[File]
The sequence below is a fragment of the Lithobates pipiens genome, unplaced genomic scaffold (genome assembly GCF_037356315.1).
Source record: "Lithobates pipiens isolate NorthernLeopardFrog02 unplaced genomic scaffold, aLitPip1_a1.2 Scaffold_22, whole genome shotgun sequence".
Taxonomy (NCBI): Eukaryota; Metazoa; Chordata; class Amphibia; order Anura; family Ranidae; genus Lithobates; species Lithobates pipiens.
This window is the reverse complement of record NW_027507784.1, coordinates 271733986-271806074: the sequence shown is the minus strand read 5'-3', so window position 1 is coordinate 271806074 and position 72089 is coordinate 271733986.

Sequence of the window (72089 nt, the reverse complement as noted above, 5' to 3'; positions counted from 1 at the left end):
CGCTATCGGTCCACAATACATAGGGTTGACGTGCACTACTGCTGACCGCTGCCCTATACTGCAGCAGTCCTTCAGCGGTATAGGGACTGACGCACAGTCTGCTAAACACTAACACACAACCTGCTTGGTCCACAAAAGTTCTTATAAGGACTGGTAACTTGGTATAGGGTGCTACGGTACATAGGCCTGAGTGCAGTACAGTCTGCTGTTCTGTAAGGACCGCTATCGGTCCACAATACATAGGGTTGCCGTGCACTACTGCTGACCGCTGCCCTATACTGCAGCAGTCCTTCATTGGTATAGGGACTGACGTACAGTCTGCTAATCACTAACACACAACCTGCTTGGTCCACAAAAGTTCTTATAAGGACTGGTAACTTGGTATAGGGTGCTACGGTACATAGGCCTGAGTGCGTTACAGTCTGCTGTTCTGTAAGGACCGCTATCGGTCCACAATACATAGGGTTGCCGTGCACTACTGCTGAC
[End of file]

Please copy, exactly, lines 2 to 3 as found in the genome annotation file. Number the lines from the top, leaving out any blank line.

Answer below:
Source record: "Lithobates pipiens isolate NorthernLeopardFrog02 unplaced genomic scaffold, aLitPip1_a1.2 Scaffold_22, whole genome shotgun sequence".
Taxonomy (NCBI): Eukaryota; Metazoa; Chordata; class Amphibia; order Anura; family Ranidae; genus Lithobates; species Lithobates pipiens.